eljose said:
thanks for your reply, but if F(x) is real then F(a+ix) and F(a-ix) (if we set w=0) then F(a+ix) would be the complex conjugate of F(a-ix) and viceversa (expanding both functions in x would give the answer)...
pleaes provide a proof of this statement. hint, it is false, in general, and you've not said what F, x, or a is. I mean is x some particular nubmer, real or complex, or are you attemping to say "for all x"? never mind if that is for x real or complex.

expanding in "x" makes no sense. Who said that F was analytic? not you.

but you will have that f(a+it)=R(t)e^{iv(t)} and f(a-it)=R(t)e^{-iv(t)} with t real and v(t) takes real values...

Edit:well i think that the f(a+it)+f(a-it) will only be real if $$f^{*}(z)=f(z^*)$$ with *=complex conjugate...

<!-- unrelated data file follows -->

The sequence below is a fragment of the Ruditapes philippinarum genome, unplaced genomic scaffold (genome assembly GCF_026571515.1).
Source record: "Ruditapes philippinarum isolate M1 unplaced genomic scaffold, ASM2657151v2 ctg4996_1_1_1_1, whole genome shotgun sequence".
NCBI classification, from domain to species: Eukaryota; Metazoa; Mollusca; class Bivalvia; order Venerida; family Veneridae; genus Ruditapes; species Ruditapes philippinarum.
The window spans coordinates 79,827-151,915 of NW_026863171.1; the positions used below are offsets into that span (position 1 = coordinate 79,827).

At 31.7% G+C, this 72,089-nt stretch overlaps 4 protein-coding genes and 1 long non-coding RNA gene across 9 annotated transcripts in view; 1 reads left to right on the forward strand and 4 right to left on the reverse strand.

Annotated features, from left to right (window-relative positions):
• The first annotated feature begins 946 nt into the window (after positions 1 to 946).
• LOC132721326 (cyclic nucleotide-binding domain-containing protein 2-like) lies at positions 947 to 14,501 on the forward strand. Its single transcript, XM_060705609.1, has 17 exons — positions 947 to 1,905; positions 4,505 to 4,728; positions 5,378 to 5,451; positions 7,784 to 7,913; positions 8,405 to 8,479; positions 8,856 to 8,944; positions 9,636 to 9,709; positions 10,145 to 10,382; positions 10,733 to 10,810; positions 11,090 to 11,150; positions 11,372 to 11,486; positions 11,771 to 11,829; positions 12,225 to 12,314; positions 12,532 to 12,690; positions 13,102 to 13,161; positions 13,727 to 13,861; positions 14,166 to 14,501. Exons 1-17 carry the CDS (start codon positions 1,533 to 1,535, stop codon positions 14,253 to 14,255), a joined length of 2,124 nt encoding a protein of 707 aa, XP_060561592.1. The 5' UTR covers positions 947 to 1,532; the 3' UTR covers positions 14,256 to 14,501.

tehn if f(a+it)+f(a-it) is real then will be true that f(a+it)?R(t)exp{iv(t)} and
f(a-it)=R(t)exp{-iv(t)} so the sum will be real...

then if f(a+it)+f(a-it)=z(t) is real then its derivatives D^{n}Z(t) will also be real so we will be able to express D^{n}Z(t)=W_n(t)exp{iU_n(t)} for the sets of function U_n(t) and W_n(t).

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you' ve not answered any of the questions asked of you. Let us show you by example:

Let F(z)=i if im(z)=/=0 and 1 if z is purely real.

then for any real x, F(x) is real but F(a+ix) and F(a-ix) do not satisfy your claim of complex conjugacy nor of h(x) being a real valued function, indeed h(2pi)=2i

why don't you take care and write things out properly explaining all the assumptions you are making? What, for instance is R(t), and v(t) now? not to mention all the other undefined terms you've now added to your edited post

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eljose said: